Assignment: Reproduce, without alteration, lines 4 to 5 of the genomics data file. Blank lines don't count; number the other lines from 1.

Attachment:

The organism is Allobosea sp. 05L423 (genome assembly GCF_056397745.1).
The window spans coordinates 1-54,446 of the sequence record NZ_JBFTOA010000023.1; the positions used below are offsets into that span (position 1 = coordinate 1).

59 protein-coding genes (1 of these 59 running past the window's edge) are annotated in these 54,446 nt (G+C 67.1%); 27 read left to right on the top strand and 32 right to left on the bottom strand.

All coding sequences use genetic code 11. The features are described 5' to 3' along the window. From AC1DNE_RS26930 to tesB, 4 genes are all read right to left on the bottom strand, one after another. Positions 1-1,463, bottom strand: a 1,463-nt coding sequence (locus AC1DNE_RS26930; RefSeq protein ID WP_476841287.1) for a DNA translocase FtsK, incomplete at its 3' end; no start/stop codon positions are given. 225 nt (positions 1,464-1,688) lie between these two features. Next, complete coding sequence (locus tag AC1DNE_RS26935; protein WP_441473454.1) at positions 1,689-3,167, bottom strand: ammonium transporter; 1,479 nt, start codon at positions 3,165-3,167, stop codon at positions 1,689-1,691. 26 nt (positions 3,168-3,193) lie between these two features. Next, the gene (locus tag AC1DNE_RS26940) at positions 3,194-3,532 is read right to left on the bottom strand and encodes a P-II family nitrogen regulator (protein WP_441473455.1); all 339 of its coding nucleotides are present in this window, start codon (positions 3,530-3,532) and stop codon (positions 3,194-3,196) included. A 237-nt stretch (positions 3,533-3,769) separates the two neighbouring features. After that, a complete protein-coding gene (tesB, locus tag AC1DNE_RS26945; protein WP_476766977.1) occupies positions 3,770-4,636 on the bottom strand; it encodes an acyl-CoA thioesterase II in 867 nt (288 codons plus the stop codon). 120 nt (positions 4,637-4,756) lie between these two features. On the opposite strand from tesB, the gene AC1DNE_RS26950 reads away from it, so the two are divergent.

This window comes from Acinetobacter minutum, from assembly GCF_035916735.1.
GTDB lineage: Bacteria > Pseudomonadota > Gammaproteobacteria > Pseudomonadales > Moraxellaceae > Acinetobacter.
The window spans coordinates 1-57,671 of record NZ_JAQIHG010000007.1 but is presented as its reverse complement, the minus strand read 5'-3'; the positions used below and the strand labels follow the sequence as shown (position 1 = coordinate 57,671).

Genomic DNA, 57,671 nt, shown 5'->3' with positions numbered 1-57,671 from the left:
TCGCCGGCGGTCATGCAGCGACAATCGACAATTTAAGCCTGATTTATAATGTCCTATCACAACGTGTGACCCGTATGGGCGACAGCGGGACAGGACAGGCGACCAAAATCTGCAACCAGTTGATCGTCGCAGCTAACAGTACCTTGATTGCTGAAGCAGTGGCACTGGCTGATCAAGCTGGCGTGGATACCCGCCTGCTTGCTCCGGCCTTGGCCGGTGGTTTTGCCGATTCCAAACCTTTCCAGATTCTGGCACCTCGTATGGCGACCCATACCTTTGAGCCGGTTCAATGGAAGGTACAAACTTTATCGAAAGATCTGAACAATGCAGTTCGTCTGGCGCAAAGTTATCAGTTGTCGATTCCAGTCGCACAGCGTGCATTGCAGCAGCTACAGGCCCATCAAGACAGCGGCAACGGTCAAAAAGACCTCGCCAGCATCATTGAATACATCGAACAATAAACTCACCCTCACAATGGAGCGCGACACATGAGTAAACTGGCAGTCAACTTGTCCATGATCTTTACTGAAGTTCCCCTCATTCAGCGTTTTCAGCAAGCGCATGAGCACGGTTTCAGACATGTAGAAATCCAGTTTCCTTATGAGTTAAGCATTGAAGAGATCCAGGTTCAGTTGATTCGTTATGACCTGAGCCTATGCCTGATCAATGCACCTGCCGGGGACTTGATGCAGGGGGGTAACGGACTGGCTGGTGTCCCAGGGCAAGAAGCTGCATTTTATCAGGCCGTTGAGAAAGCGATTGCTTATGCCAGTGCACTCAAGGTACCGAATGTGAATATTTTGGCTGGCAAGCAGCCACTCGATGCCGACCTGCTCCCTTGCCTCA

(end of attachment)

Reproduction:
All coding sequences use genetic code 11. The features are described 5' to 3' along the window. From AC1DNE_RS26930 to tesB, 4 genes are all read right to left on the bottom strand, one after another. Positions 1-1,463, bottom strand: a 1,463-nt coding sequence (locus AC1DNE_RS26930; RefSeq protein ID WP_476841287.1) for a DNA translocase FtsK, incomplete at its 3' end; no start/stop codon positions are given. 225 nt (positions 1,464-1,688) lie between these two features. Next, complete coding sequence (locus tag AC1DNE_RS26935; protein WP_441473454.1) at positions 1,689-3,167, bottom strand: ammonium transporter; 1,479 nt, start codon at positions 3,165-3,167, stop codon at positions 1,689-1,691. 26 nt (positions 3,168-3,193) lie between these two features. Next, the gene (locus tag AC1DNE_RS26940) at positions 3,194-3,532 is read right to left on the bottom strand and encodes a P-II family nitrogen regulator (protein WP_441473455.1); all 339 of its coding nucleotides are present in this window, start codon (positions 3,530-3,532) and stop codon (positions 3,194-3,196) included. A 237-nt stretch (positions 3,533-3,769) separates the two neighbouring features. After that, a complete protein-coding gene (tesB, locus tag AC1DNE_RS26945; protein WP_476766977.1) occupies positions 3,770-4,636 on the bottom strand; it encodes an acyl-CoA thioesterase II in 867 nt (288 codons plus the stop codon). 120 nt (positions 4,637-4,756) lie between these two features. On the opposite strand from tesB, the gene AC1DNE_RS26950 reads away from it, so the two are divergent.

This window comes from Acinetobacter minutum, from assembly GCF_035916735.1.